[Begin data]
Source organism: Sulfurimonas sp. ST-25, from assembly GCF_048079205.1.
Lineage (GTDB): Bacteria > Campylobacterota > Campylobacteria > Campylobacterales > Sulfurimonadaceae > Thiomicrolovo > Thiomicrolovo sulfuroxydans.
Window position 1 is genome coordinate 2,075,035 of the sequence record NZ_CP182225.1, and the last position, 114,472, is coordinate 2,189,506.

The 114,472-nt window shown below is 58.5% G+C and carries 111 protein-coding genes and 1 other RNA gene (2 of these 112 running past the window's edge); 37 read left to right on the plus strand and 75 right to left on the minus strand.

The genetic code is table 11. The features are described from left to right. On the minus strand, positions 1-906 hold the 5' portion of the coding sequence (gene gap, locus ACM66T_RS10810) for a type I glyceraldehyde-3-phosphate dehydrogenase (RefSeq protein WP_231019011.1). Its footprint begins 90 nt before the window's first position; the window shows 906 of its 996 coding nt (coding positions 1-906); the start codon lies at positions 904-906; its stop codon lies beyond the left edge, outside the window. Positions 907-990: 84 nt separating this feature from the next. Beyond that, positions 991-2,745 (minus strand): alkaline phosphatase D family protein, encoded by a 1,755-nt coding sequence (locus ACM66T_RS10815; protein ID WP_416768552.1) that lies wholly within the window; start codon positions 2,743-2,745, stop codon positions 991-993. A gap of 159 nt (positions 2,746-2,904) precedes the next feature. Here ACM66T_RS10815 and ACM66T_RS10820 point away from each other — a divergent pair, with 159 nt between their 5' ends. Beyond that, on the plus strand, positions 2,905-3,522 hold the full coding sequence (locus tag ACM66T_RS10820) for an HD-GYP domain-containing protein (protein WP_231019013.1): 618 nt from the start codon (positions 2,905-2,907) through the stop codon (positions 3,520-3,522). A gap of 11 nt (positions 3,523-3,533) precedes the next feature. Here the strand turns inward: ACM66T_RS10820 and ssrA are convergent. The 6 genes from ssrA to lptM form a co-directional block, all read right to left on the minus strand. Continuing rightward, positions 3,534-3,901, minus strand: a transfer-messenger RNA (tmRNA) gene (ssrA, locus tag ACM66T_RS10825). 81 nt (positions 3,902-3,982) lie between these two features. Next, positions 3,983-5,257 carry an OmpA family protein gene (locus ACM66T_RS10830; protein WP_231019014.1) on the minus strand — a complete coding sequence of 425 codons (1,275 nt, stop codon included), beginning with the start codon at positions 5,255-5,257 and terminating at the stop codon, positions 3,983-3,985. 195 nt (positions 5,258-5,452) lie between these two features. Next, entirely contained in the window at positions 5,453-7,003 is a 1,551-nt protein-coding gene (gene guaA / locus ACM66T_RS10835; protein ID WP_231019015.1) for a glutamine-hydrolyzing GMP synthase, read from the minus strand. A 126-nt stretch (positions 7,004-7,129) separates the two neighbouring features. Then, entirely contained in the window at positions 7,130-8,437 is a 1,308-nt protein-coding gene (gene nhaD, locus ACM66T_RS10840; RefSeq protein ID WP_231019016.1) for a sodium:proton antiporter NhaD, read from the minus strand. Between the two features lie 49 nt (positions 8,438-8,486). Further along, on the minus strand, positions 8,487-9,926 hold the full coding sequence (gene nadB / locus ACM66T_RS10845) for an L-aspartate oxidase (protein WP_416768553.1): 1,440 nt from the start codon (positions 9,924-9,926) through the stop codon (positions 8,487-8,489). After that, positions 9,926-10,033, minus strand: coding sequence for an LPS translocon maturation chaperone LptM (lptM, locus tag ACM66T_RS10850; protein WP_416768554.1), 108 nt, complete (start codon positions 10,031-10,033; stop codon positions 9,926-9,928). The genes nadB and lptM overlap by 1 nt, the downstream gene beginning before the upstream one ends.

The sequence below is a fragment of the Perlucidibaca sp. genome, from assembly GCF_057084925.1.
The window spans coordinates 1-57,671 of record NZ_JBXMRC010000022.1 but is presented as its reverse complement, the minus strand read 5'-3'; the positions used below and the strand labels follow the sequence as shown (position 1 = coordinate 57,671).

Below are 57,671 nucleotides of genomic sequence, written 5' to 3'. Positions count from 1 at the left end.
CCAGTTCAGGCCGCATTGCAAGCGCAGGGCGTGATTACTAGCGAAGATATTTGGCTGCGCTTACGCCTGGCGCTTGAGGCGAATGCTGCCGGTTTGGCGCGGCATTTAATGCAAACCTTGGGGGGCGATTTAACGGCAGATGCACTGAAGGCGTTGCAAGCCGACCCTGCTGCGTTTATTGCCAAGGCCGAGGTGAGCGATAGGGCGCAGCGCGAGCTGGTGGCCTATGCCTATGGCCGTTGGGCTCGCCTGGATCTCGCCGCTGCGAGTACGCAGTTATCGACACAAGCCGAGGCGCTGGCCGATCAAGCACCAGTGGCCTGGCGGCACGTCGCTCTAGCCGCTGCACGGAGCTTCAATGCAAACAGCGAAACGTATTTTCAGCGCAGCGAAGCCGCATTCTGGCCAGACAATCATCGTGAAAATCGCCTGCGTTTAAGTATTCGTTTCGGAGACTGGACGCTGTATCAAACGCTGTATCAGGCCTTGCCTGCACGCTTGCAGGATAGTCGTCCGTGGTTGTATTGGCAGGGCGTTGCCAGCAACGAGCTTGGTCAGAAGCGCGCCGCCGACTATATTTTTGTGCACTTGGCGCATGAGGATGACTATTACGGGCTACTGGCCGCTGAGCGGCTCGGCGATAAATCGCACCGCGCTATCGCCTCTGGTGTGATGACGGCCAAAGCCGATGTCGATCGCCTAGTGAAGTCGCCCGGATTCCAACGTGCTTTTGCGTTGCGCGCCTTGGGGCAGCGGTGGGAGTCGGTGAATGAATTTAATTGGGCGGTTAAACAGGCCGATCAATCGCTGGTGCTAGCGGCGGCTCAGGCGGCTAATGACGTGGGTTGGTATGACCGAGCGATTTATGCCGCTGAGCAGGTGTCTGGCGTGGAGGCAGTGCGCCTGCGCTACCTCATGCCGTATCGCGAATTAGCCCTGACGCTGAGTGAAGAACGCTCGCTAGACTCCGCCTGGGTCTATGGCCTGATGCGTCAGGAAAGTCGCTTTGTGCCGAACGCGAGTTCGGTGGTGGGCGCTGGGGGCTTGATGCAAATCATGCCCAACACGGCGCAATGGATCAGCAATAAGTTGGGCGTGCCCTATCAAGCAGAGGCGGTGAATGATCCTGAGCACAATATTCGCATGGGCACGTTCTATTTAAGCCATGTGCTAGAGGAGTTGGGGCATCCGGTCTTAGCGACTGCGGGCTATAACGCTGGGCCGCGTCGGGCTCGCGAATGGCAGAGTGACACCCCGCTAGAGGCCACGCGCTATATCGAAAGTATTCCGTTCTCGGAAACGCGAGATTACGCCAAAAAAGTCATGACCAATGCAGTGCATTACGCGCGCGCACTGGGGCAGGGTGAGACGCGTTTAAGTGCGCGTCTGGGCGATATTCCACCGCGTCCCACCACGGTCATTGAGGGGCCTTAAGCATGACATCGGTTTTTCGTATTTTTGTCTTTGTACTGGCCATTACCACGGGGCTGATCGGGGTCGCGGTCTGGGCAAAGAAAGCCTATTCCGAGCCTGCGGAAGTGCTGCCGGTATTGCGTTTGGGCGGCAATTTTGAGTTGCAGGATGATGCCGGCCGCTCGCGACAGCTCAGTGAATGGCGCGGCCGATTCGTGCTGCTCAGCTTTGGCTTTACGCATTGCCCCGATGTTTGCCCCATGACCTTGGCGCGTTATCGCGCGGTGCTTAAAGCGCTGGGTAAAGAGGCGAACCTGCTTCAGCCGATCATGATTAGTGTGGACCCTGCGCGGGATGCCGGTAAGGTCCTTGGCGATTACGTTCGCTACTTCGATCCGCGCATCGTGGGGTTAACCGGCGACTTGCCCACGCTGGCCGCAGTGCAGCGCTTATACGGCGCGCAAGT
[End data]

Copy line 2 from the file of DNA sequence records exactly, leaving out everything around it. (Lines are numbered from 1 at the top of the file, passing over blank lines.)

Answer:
Lineage (GTDB): Bacteria > Campylobacterota > Campylobacteria > Campylobacterales > Sulfurimonadaceae > Thiomicrolovo > Thiomicrolovo sulfuroxydans.